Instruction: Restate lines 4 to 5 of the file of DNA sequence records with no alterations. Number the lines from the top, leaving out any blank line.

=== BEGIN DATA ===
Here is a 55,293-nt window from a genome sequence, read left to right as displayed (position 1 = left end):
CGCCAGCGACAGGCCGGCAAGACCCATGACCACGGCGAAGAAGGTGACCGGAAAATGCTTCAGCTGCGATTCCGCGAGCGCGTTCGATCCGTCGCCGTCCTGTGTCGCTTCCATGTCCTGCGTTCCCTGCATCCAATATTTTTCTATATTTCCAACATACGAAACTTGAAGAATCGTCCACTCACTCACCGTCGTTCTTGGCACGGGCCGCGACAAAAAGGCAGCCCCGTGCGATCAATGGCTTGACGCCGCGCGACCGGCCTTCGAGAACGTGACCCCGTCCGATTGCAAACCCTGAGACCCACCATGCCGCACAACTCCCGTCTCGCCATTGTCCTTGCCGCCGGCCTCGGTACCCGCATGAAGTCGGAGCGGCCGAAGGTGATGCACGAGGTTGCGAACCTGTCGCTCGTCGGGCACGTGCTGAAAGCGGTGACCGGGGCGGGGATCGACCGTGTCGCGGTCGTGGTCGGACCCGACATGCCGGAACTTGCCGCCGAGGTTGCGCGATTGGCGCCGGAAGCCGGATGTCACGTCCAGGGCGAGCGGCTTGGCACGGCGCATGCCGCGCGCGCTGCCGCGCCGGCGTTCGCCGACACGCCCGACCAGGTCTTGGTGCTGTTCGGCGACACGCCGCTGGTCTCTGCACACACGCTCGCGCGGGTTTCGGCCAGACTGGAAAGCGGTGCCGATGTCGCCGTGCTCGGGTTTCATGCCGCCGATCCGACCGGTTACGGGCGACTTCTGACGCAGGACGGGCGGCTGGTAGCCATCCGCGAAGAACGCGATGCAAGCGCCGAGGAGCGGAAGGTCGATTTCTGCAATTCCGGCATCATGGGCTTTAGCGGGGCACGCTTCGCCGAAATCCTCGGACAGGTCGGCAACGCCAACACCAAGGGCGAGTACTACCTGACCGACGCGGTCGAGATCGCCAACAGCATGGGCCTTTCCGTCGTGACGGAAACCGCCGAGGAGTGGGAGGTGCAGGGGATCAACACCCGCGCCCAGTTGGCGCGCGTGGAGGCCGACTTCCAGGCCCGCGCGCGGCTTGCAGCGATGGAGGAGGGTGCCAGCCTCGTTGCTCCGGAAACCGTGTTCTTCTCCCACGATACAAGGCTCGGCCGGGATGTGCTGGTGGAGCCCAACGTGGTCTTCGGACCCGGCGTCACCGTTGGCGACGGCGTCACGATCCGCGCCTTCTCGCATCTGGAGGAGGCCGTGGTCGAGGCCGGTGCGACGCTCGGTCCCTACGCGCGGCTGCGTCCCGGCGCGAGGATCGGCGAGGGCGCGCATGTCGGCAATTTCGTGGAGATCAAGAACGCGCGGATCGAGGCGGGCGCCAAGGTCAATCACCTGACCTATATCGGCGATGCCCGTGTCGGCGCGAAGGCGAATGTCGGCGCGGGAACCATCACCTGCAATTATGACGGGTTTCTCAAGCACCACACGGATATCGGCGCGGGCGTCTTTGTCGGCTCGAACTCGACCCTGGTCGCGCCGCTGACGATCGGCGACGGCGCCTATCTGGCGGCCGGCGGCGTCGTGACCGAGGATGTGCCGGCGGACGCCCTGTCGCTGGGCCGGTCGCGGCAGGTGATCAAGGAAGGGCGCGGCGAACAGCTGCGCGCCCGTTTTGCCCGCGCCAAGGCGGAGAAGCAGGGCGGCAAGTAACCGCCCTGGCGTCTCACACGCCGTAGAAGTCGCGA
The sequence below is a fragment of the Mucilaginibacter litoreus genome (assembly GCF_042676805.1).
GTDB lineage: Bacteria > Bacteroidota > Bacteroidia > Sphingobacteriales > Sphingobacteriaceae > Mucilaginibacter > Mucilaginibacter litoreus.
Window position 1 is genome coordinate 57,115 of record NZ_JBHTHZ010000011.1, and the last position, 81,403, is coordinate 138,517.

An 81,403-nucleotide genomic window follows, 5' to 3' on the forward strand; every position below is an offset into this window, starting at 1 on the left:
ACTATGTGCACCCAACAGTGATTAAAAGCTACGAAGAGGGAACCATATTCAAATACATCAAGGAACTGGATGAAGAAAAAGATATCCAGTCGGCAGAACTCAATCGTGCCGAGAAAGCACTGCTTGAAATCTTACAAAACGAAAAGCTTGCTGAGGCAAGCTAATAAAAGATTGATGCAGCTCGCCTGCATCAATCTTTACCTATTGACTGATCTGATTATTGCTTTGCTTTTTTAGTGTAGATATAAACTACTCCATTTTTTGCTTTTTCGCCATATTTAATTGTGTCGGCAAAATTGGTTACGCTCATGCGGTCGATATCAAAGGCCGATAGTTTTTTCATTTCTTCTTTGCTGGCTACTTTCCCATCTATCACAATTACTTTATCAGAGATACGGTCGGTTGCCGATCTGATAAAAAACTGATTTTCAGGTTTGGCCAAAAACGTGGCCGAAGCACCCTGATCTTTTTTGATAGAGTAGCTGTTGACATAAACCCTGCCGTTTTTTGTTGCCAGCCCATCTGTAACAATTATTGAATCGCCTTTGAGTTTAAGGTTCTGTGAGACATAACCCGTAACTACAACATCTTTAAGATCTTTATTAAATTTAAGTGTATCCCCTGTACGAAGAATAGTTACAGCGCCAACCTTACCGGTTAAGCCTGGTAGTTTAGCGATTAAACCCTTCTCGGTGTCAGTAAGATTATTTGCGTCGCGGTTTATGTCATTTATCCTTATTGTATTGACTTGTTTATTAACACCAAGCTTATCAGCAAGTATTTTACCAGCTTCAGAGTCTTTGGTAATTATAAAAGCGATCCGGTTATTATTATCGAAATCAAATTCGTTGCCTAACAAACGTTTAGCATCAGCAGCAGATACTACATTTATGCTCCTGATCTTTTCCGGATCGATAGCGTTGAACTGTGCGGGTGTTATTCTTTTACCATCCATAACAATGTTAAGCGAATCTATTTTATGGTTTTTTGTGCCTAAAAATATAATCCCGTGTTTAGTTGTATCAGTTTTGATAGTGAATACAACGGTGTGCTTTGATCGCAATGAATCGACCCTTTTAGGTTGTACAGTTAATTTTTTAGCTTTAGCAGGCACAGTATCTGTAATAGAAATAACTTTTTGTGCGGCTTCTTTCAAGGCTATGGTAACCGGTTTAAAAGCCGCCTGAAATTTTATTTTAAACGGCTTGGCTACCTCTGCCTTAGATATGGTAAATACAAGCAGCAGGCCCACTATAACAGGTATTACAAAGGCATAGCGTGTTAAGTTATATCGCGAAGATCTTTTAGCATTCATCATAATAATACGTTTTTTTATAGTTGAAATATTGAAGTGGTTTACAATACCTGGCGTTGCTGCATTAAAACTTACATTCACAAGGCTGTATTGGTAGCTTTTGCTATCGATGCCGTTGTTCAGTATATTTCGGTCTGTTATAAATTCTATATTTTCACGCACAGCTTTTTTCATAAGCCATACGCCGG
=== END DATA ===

GTDB lineage: Bacteria > Bacteroidota > Bacteroidia > Sphingobacteriales > Sphingobacteriaceae > Mucilaginibacter > Mucilaginibacter litoreus.
Window position 1 is genome coordinate 57,115 of record NZ_JBHTHZ010000011.1, and the last position, 81,403, is coordinate 138,517.